"The Intelligent Traveller's Guide to Historic Ireland," by Annapolis-based military historian, retired Naval Academy professor, and accidental travel writer Philip A. Crowl, was not written for the accidental tourist.

Crowl said his books are for travelers "who have at least an amateur's interest in history. This requires a fairly sophisticated readership, or perhaps educated is a better term. People who like to understand what they're looking at."

A veteran wanderer, Crowl said he didn't set out to become a travel writer.

"I retired 11 years ago, at the age of 65. Partly, it was something to do when I retired. It also gave a focus to my own travels, and then once I did one book, the other two sort of came easily, they sort of followed along logically," he said.

Published by Contemporary Books of Chicago, the book has two companion volumes, "The Intelligent Traveller's Guide to Historic Scotland," and "The Intelligent Traveller's Guide to Historic Britain," defined in this case asEngland and Wales.

"This was a slight misnomer because Britain technically includes Scotland," Crowl acknowledged.

Crowl's book about Ireland, like the other two is, as the author puts it, "about solid achievements, in the literal sense of both words. It is about buildings and artifacts -- dolmens, stone circles, castles, towers, monasteries, stately homes, gardens, metal work, tools, weapons, decorated manuscripts, paintings, books, etc., (and) the political, social, andeconomic conditions under which these sundry objects were created."

A 1942 Ph.d graduate of Johns Hopkins University, Crowl taught at Princeton and Stanford universities as well as the Naval Academy. He is a former head of the history department at the University of Nebraska, and served with the intelligence branch of the U.S. State Department for 10 years.

Crowl is a teacher and published author of bothMaryland and military history. His other books include two volumes of the official U.S. Army history of World War II, and a history of how the Marines developed their amphibious assault doctrines between the world wars.

Each of his travel books has a fully cross-referenced, two-part format that took about three years to prepare, Crowl said.

Part one is a narrative history of each country from prehistorictimes up to World War II. Crowl said the emphasis of this part is "on those places and things that can be visited, those aspects of history, British or Scottish or Irish, that can be illustrated by physicalsites, such as museums, buildings, castles, abbeys, et cetera."

The second half of each book is what the author calls a "gazetteer." This is a listing of practical travel information including directionsand site descriptions, visiting hours, admission prices, and the author's personal evaluations.

Crowl highlights place names in the first half of the book, by putting them in bold print with a page reference for the gazetteer.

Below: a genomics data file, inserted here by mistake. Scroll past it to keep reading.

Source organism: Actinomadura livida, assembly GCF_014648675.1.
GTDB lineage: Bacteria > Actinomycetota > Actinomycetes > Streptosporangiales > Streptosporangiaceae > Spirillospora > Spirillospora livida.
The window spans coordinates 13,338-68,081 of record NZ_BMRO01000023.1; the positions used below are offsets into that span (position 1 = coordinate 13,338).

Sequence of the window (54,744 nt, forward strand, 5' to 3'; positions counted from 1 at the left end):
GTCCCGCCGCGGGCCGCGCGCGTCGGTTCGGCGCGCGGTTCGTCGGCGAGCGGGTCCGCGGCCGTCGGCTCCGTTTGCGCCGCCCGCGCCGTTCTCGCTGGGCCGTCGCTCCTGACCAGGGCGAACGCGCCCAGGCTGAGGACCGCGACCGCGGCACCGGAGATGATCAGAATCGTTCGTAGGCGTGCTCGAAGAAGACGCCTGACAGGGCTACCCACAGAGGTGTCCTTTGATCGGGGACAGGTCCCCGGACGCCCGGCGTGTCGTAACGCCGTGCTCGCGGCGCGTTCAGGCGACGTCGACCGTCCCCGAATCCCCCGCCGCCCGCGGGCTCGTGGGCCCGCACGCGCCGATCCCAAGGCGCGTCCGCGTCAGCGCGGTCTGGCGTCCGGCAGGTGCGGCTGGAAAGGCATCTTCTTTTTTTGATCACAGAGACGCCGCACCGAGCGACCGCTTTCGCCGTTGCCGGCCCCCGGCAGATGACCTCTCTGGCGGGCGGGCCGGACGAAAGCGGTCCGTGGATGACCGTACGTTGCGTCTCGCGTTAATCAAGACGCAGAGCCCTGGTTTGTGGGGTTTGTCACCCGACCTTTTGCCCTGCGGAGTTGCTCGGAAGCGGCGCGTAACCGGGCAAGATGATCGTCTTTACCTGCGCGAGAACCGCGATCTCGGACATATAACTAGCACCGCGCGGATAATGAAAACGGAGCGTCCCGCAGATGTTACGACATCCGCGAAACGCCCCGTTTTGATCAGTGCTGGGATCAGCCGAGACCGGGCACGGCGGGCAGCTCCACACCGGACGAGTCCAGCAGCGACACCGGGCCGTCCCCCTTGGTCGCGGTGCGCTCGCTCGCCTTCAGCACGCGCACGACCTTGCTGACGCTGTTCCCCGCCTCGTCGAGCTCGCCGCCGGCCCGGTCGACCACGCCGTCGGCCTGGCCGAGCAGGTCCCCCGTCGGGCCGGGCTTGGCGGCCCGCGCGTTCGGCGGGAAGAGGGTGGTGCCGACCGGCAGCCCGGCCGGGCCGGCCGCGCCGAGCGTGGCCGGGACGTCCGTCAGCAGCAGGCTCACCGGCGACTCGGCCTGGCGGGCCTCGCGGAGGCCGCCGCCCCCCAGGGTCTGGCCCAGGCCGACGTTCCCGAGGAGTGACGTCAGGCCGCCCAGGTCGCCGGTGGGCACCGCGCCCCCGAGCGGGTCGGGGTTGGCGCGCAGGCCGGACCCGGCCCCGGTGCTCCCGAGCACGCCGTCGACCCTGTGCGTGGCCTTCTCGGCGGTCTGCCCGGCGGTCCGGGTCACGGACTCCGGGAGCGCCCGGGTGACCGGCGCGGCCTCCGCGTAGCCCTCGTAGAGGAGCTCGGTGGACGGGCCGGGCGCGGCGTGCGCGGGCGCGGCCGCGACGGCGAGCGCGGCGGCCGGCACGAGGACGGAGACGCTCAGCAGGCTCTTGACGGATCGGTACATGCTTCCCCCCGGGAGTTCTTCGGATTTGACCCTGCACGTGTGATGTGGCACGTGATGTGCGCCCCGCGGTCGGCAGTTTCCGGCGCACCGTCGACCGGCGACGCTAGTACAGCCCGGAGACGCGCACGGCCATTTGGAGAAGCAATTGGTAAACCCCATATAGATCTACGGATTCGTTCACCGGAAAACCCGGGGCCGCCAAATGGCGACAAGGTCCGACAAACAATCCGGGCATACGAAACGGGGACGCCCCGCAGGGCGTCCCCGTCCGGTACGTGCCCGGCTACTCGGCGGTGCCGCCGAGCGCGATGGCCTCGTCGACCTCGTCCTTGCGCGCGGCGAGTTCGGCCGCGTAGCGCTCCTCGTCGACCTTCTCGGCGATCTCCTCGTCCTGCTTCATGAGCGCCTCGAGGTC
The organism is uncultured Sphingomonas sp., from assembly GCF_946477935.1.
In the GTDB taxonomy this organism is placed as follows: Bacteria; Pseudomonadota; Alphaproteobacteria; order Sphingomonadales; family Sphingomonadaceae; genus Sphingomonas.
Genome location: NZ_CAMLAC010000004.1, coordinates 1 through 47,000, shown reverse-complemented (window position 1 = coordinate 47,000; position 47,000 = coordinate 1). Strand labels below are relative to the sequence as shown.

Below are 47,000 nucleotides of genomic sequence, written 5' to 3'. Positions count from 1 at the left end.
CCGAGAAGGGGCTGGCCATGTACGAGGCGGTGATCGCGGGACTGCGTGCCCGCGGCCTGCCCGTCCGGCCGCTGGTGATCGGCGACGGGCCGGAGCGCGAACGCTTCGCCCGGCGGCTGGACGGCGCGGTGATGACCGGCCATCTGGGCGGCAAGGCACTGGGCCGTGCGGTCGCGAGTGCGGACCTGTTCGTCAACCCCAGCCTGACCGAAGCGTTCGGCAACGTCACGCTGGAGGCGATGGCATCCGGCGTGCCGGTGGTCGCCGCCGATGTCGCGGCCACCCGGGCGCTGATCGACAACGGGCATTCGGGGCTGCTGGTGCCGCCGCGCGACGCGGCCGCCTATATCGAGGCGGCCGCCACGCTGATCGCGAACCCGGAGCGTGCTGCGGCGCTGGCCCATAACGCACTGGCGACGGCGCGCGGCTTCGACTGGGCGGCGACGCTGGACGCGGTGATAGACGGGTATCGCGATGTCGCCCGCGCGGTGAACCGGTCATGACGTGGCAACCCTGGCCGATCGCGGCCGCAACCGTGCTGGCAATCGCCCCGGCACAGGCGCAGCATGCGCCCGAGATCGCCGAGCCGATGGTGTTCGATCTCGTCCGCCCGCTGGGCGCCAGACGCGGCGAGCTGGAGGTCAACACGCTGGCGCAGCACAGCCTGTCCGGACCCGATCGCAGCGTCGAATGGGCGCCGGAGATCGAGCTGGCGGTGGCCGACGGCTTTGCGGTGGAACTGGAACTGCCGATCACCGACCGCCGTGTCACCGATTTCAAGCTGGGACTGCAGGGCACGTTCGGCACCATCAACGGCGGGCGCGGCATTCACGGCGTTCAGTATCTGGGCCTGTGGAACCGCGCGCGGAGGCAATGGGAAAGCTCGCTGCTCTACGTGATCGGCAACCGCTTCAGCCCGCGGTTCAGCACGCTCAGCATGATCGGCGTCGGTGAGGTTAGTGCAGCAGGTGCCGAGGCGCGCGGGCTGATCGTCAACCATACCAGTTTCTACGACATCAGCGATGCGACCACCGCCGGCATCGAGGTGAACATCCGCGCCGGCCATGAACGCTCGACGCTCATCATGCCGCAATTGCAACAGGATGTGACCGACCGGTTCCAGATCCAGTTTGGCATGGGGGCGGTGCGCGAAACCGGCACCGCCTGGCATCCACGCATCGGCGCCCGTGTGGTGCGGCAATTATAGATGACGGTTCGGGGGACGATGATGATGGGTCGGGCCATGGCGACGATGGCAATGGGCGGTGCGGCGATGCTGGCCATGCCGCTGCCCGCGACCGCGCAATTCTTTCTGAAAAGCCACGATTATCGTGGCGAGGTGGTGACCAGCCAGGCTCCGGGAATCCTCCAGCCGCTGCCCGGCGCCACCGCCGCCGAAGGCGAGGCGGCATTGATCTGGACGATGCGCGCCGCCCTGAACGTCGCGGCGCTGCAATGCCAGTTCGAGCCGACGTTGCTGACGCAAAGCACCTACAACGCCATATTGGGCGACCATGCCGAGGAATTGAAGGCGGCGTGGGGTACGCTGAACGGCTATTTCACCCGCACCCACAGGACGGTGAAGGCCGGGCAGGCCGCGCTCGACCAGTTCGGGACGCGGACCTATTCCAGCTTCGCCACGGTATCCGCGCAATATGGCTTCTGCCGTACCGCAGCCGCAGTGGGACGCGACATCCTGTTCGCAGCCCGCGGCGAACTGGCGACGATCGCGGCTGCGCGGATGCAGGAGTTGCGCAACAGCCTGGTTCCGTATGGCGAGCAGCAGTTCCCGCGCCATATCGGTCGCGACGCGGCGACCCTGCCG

"All the sites that I've mentioned in the first half are arranged geographically by region and county with instructions on how to get there," he explained.

The format is geared toward the deliberate pace of the sophisticated visitor who really wants a good look at another country, as opposed to the normally schedule-bound tourist.

The result is a meticulous overview, in three volumes costing about $35 each, of the British Isles that has tremendous value as a reference work for the armchair traveler as well.

Thefirst book, about Britain, was published in 1983, followed by the Scotland book in 1986, and the third this year.

Having stayed fairlyclose to home the last three or four years while writing his guide to Ireland, Crowl has started thinking about travel again.

However,he has no plans to develop any more travel books. "It's too hard work. Christ, I'm 76 years old and it's a lot of work," he said.

Crowl remembered that his "field research" for each book proved to be a great deal of fun, especially where the people were concerned. He said, "People on the whole are very hospitable, and if you get a chance to tell them what you're doing they're even more hospitable. They findit interesting that an American should want to write a guide book inthis much detail."

"I like all three peoples," he said, but "I think I probably like the Scots best of all. It's because, maybe, the Scots in some ways are more like Americans than anybody else. They tend to be more forthright, and less loquacious then the other two people."

Asked to elaborate, he explained, "If you ask a question, the British will answer, but only after making a lot of qualifications. The Irish may not answer at all -- they may go off on some other othertangent. (But) the Scots usually go straight to it. They're nice people, feisty but funny as hell, sort of like New Yorkers."

Crowl recalled his worst experience during the writing of any of the books, was getting stuck in a ditch in Ireland. This was during a rain storm,when he was searching for an ancient ruin with his wife.

A farmercame to his rescue with a tractor, "but flatly refused to take any money. I practically had to force some money into his hand."

"When you travel this intensely," he said, "you have to rely fairly heavilyon the locals. If nothing else, they can tell you where to go. It's easy to get lost, especially in Ireland where the sign posts aren't very good, and especially if you're looking for prehistoric sites or ruined castles."

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